Market analysts believe that the unprofessional practice of de-marketing is fueled by the cut-throat competition in the banking sector as operators struggle to win and retain the patronage of high networth individuals and blue-chip multinationals.

The situation is made even worse today in the face of prevailing economic recession which has resulted in dwindling deposits from individual and corporate customers.

The New Challenge

Market watchers however attribute the current resurgent of de-marketing to two recent decisions of the CBN: sack of the Board and Management of Skye Bank Plc and suspension of nine banks from the forex market for allegedly flouting the Treasury Single Account [TSA] policy of the Federal Government in respect of N2 trillion belonging to the Nigerian National Petroleum Corporation [NNPC].

  • Skye Bank Plc:

On Monday, July 4, 2016,  the CBN sacked the Board and management of Skye Bank Plc and installed an interim Board and management led by Mr. M.K. Ahmad as Chairman and Mr. Tokunbo Abiru as Group Managing Director/CEO.

The action of the CBN quickly re-opened the debate on the health of banks in the country, given the negative results declared by most banks for the year ended December 31, 2015.

Like wild fire, unfounded rumours ran through the market alleging that Skye Bank Plc is not the only troubled bank in the industry, urging the CBN hammer to also fall on others in same situation.

The CBN’s decision on Skye Bank leaked to the market even before it was made, thus creating an avalanche of tension, anxiety and speculation amongst operators, shareholders and the general public.

Despite spirited assurances from the CBN and the new Board and management of Skye Bank that the bank remains healthy and was not on the verge of collapse, the rumour mills were saying otherwise, thus deepening the possibility of customers withdrawing their deposits from the bank enmasse, but also bringing into negative focus, the overall health of the entire banking industry.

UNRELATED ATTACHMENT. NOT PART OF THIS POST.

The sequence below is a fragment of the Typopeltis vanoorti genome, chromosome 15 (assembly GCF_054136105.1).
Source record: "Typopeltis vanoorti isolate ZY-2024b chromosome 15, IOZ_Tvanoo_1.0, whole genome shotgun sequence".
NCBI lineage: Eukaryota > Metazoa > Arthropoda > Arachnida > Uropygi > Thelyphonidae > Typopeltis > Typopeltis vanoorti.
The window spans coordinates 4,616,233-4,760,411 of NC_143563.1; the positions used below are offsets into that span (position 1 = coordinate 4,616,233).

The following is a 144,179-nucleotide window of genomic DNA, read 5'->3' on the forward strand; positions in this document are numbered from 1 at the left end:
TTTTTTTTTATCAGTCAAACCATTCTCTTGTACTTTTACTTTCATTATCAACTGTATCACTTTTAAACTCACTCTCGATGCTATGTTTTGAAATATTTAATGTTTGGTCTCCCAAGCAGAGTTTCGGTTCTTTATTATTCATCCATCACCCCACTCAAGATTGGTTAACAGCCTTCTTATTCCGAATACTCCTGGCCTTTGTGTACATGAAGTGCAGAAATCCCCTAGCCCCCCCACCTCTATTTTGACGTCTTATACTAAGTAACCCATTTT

• Suspension of Nine Banks

Then on August 23, 2016, the CBN also suspended nine banks from any form of transaction in the forex window, alleging that they flouted the federal government policy on the Treasury Single Account [TSA] in respect of NNPC’s N2 trillion funds.

The CBN action, coming just six weeks after its decision on Skye Bank Plc, quickly created negative perception of the entire banking sector, giving impetus to critics who claim that the regulator was simply glossy over endemic problems in the industry.

Incredibly, the CBN reversed the suspension order on the nine banks a few days later [August 31] but the damage had already being done in the perception of the banking public to the extent that some banks are simply not healthy.

This situation therefore opened the door for the unethical practice of de-marketing to emerge from the shadows once again to haunt one or two unfortunate victims.

Heritage Bank: New Target of Vicious De-marketing

The birth of Heritage Bank Company Limited on March 4, 2O13 heralded the evolution of customer-centric financial solutions provider ready to impact positively on customers and the industry.

Indeed, the vision of the bank was aptly laid out by its chairman, Mr. Akinsola Akinfemiwa:

“We are going to be focusing majorly on Small and medium businesses to ensure that we boost their operation. We are not there to compete with the so called big banks; our services are going to be quite different from what other banks do.